Commercial property in London is continuing to attract interest from investors based outside the UK, a new report has revealed.
According to Knight Frank, the city is proving especially popular with investors from the US and France.
Indeed, head of corporate services Jemma Scott said demand among prospective occupiers in these two countries was "particularly strong" during the three months to June 2012.
This was attributed partly to the fact that London was gearing up to host the Olympic Games during this period, as corporate tenants believed it would be a good idea to "arrive early to secure the best properties".
Nevertheless, the rate of rental growth in the prime London market is starting to slow down. While the city has long been regarded as a safe haven for investors throughout the global financial crisis and the ongoing turmoil in the eurozone, some might view this as a sign that it is not immune from economic developments both globally and domestically.
"London's current weakness in headline rents is not due to a wider downturn in demand from tenants," Ms Scott commented.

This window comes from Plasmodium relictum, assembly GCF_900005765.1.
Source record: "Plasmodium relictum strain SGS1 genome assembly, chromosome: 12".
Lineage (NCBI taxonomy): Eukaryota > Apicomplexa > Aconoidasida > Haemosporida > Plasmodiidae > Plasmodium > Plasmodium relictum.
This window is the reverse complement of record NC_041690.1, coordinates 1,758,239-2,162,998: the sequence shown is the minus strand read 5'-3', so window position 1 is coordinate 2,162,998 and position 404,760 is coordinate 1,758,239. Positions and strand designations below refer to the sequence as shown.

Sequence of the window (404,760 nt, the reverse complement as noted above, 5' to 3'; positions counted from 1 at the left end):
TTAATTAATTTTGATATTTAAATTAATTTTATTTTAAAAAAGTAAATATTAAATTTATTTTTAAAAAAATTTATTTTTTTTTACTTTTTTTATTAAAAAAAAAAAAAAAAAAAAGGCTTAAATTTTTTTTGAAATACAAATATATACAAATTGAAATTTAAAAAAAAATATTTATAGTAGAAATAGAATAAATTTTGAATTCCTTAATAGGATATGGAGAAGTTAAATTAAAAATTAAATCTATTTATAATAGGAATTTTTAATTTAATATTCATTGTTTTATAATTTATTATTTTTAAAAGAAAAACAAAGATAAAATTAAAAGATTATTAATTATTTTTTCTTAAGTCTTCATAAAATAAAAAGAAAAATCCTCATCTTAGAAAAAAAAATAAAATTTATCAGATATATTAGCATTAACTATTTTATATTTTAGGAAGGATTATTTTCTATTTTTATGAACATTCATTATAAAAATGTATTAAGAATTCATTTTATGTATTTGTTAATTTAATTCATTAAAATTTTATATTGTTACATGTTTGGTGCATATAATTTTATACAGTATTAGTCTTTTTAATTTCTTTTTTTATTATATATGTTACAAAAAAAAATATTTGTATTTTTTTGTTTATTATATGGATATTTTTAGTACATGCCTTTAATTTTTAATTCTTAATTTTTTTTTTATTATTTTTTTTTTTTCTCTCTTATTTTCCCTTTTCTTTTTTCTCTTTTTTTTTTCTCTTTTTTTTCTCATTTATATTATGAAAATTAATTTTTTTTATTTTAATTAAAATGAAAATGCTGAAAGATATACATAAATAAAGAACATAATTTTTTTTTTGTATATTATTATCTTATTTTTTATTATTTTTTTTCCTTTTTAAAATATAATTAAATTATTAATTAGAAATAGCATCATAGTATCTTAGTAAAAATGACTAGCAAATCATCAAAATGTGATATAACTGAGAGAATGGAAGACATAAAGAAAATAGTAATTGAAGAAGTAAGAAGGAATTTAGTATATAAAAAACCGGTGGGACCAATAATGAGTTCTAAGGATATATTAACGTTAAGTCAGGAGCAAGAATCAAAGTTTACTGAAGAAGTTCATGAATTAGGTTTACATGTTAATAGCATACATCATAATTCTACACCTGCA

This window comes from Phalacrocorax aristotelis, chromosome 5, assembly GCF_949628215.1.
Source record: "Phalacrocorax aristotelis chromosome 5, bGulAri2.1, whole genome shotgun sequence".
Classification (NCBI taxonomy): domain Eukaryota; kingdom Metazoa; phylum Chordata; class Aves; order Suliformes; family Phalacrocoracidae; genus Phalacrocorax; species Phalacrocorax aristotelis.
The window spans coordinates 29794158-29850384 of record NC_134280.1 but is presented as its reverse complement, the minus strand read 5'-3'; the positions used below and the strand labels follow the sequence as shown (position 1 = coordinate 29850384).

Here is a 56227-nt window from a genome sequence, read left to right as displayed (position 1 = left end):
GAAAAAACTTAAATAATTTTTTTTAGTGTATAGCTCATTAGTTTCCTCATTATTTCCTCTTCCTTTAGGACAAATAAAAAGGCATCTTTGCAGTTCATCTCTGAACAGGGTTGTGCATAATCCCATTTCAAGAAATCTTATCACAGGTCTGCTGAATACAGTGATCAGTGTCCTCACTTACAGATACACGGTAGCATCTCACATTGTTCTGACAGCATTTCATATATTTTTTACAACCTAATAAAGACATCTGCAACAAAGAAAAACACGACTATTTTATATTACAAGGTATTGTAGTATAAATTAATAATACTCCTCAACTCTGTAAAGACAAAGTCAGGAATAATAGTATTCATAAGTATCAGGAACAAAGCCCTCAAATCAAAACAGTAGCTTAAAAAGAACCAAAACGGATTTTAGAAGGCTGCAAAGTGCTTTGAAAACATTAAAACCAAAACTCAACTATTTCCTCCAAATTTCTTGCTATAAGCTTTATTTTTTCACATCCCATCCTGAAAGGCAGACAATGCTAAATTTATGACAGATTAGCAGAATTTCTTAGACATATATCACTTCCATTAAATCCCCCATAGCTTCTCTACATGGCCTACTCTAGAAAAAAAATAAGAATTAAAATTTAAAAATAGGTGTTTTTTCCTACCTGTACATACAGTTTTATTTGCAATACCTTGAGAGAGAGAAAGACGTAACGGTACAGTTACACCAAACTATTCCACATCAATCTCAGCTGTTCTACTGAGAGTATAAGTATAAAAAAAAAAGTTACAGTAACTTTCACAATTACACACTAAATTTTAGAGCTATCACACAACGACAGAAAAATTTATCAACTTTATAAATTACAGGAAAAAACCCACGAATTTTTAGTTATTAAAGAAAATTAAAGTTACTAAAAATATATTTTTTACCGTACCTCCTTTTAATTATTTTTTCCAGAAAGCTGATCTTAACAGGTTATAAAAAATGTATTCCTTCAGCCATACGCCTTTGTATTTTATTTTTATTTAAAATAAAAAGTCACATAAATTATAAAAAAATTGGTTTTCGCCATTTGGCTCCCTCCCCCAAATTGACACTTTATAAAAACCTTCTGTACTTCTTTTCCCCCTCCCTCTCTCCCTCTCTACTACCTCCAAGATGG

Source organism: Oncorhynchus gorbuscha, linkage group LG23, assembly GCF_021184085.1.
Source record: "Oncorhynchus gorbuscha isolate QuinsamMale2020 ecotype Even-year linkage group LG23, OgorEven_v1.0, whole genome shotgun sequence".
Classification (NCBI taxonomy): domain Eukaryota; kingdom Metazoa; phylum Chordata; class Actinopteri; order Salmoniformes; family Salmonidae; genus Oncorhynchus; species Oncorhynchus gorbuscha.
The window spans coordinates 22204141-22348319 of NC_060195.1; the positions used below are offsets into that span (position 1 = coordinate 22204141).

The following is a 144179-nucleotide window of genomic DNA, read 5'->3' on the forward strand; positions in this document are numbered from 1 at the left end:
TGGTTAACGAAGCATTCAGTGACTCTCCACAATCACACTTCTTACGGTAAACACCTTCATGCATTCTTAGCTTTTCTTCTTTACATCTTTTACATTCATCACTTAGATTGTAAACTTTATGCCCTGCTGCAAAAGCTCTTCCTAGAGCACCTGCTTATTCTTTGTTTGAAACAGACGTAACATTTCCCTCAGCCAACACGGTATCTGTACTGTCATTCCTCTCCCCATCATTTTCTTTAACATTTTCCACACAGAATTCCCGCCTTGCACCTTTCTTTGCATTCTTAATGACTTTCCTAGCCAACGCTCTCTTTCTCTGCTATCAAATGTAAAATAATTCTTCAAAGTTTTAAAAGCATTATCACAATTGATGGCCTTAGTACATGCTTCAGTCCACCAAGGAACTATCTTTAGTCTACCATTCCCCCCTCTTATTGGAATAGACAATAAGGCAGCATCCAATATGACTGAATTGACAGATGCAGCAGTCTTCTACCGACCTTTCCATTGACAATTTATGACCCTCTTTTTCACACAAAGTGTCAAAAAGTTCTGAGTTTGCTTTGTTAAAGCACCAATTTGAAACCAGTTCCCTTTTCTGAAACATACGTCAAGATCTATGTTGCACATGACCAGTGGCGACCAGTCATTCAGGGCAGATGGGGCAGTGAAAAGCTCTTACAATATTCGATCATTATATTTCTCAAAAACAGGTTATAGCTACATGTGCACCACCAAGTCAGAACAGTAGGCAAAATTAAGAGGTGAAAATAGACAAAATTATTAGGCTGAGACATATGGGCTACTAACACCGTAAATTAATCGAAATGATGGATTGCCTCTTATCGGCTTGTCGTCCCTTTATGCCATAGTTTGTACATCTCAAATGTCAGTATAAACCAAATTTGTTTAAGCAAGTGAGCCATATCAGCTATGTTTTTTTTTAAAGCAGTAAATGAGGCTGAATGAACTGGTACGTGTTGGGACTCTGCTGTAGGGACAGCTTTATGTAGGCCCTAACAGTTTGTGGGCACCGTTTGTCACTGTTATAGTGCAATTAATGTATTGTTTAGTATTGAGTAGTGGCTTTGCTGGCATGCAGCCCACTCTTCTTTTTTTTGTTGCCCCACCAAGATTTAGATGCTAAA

"Instead, affordability constraints and the weaker performance of London's economy are limiting the scope for rental growth."
Figures from Knight Frank showed that emerging markets are actually seeing the strongest levels of rental growth this year, with Nairobi, Tel Aviv and Guangzhou doing particularly well during the second quarter of 2012.
Despite this, the organisation pointed out that prime rents in London are 25.7 per cent higher than they had been during the worst point of the recession, which illustrates the extent to which it has been able to withstand the economic slump.
This comes after Knight Frank revealed nearly nine out of ten sales of central London offices between April and June 2012 were to investors based outside the UK. Many of the foreign purchasers were found to be from countries including the US, Russia, China and Brazil.